```
library(mvtnorm)
library(brglm2)
library(data.table)
library(ggplot2); theme_set(theme_bw(base_size = 14))
```

## Introduction

Firth’s adjustment is a technique in logistic regression that ensures the maximum likelihood estimates always exist.

It’s an unfortunate fact that MLEs for logistic regression frequently don’t exist. This is due to sparsity in the data, which makes certain classes perfectly separable. Perfect separation is bad news for logistic regression, because it means the change in log-odds from one category to the next is infinite. The solution is Firth’s adjustment, which applies a couple corrections to either the likelihood function or the score function to ensure that MLEs are always finite.

Sounds great!^{1}

In trying to understand Firth’s correction a bit better, I found this very illuminating stack exchange answer:

Firth’s correction is equivalent to specifying Jeffrey’s prior and seeking the mode of the posterior distribution. Roughly, it adds half of an observation to the data set assuming that the true values of the regression parameters are equal to zero.

Lots of things come to mind here:

I didn’t know Jeffrey’s prior was applicable to regression models. A bit of googling reveals that in most regression models, it is not. The Jeffrey’s prior is usually not proper. Binomial regression is a special case where it is.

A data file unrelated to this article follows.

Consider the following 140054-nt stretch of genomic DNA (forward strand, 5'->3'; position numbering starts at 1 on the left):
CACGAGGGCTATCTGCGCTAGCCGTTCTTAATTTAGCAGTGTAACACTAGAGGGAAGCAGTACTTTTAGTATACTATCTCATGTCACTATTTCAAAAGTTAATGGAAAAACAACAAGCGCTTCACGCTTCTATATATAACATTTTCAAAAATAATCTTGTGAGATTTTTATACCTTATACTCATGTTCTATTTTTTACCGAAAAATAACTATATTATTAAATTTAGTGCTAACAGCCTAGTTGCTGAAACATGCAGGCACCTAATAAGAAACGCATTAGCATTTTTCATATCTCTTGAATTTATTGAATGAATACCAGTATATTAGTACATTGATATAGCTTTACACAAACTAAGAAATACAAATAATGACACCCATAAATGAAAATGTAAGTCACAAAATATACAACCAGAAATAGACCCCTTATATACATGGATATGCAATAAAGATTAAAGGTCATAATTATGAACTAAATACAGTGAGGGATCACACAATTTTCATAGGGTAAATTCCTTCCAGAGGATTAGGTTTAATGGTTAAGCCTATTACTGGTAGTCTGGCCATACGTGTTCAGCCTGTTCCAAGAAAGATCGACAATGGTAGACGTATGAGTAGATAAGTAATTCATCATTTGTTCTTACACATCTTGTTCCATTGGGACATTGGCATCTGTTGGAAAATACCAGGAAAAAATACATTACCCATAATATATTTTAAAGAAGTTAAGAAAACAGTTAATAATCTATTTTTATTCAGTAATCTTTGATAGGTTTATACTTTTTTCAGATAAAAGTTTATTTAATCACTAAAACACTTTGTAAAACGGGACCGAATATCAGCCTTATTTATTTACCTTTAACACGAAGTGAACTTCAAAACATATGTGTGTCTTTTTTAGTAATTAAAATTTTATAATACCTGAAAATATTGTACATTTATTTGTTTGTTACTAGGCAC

This is an interesting case of a prior that depends on a model matrix. That is, \(\pi(\boldsymbol{\beta}|X) \neq \pi(\boldsymbol{\beta})\).

Can we verify this?

Jeffrey’s prior is determined by the form of the likelihood. It’s the square root of the determinant of the Fisher information matrix. In mathy words,

\[ \pi (\boldsymbol{\beta} | X) \propto \{ \mathrm{det}(X ^ \intercal W_{\boldsymbol{\beta}} X) \} ^ {1/2}. \]

where \(X\) is the design matrix, and \(X ^{\intercal} W X\) is the Fisher information matrix of the logistic regression model.

The goal of this post is to figure out how to sample from the posterior
distribution of this logistic model, and compare it to the state-of-the-art
Firth estimates given by `brglm`

or `brglm2`

.^{2}

Most of the math equations in this post I found in this article.

The likelihood for logistic regression is given by

\[ L(\boldsymbol{\beta}|X,y) = \prod_{i=1}^N {n_i \choose y_i} \{ F(\boldsymbol{x}_i ^ \intercal \boldsymbol{\beta})\} ^ {y_i} \{ 1 - F(\boldsymbol{x}_i ^ \intercal \boldsymbol{\beta})\} ^ {n_i - y_i}, \]

where

\(\boldsymbol{\beta}\) is the vector of regression coefficients,

\(y = y_1, \ldots, y_N\) is the vector of binomial responses,

\(X ^{\intercal} = [\boldsymbol{x}_{1}, \ldots, \boldsymbol{x}_{N}]\) is the design matrix,

\(N\) is the total number of observations,

\(F\) is the CDF of the logistic distribution, and

\(n_i\) is in the size of each bucket.

^{3}

The \(n_i \choose y_i\) term can safely be ignored in most statistical applications, because it is not a function of \(\boldsymbol{\beta}\).

The matrix \(W\) has a nice form as well. It is diagonal, and each element is given by